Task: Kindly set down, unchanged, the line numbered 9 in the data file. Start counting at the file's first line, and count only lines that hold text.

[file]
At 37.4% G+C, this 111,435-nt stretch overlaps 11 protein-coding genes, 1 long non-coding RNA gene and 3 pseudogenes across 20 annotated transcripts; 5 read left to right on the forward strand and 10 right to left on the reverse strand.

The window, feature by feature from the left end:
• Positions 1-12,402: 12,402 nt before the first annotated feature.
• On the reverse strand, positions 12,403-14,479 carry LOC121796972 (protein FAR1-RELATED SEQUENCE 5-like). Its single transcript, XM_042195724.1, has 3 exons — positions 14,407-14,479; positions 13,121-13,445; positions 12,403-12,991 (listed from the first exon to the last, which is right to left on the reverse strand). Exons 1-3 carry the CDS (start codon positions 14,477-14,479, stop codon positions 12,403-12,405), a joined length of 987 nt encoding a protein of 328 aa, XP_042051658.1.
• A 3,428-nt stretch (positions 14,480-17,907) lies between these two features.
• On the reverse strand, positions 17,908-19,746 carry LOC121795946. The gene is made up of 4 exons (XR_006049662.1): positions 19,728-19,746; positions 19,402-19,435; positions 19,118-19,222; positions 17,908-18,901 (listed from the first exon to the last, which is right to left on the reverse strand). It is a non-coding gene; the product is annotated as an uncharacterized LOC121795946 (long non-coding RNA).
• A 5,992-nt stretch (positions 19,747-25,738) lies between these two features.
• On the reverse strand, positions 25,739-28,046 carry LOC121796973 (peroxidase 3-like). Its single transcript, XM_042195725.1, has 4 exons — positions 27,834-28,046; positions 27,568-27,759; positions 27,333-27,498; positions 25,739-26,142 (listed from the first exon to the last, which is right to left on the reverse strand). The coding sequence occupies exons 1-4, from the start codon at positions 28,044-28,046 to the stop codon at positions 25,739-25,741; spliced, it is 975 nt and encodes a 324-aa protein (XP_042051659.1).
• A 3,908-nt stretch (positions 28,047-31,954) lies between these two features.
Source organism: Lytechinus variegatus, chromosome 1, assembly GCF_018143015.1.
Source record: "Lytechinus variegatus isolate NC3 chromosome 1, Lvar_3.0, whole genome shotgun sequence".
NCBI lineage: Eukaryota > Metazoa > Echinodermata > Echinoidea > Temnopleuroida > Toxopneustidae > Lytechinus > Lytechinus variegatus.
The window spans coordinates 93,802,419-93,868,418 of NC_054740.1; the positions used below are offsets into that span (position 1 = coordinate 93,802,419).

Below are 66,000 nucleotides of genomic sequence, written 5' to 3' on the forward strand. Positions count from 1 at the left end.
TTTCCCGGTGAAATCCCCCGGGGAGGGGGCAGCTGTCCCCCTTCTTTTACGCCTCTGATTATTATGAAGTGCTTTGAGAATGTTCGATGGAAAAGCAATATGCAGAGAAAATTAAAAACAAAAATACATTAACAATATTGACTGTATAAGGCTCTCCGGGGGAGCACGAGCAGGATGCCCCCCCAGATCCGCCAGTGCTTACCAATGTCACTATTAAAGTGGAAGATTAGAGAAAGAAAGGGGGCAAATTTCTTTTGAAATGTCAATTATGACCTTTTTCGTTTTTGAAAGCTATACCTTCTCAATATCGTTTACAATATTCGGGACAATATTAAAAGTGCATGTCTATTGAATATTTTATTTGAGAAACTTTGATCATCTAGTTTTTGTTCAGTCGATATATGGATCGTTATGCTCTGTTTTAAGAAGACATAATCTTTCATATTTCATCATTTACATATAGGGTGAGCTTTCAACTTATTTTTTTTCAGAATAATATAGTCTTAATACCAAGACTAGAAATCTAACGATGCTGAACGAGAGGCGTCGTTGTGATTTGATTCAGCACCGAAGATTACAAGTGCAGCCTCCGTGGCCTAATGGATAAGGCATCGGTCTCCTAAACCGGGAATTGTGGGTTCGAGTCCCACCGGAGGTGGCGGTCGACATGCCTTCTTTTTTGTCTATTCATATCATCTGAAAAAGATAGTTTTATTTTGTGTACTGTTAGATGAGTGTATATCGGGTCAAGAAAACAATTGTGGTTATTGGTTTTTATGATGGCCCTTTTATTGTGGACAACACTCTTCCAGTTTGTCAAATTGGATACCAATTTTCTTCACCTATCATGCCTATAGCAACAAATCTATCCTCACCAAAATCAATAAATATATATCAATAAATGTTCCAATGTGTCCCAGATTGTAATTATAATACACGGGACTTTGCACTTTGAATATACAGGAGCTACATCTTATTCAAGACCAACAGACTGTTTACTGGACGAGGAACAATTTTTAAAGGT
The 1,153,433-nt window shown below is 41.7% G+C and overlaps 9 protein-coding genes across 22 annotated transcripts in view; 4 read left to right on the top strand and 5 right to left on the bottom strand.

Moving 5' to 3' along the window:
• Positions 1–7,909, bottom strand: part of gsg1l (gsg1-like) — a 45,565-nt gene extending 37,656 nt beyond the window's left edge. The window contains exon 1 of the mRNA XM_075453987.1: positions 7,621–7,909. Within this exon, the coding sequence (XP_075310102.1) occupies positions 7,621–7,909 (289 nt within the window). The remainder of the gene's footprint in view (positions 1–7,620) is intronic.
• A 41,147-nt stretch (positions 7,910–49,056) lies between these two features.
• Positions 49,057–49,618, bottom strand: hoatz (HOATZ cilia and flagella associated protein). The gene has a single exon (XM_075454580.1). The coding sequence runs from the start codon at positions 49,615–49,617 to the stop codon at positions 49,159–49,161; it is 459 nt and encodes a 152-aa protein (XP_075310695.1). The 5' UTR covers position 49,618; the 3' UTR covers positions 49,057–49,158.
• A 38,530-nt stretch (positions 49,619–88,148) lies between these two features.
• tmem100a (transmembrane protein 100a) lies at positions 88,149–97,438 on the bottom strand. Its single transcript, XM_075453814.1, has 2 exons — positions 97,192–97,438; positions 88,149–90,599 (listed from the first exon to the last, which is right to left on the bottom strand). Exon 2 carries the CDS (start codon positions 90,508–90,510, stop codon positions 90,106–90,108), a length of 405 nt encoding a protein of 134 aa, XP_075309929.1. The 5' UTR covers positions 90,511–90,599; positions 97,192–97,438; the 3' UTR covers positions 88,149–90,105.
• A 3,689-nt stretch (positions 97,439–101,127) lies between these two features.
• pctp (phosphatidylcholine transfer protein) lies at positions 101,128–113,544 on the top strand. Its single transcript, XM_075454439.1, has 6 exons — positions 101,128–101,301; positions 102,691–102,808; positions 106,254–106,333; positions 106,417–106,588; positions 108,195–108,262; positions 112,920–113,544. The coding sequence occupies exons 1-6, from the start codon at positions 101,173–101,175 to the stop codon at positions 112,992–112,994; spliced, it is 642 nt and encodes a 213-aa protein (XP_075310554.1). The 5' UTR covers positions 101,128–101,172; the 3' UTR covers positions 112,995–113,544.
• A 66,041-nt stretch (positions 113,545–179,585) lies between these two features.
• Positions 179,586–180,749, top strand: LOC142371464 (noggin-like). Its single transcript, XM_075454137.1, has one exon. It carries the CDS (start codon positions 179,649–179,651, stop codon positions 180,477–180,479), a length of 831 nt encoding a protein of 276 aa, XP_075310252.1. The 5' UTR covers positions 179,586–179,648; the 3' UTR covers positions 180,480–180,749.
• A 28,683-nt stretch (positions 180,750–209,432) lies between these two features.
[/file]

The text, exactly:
• A 3,908-nt stretch (positions 28,047-31,954) lies between these two features.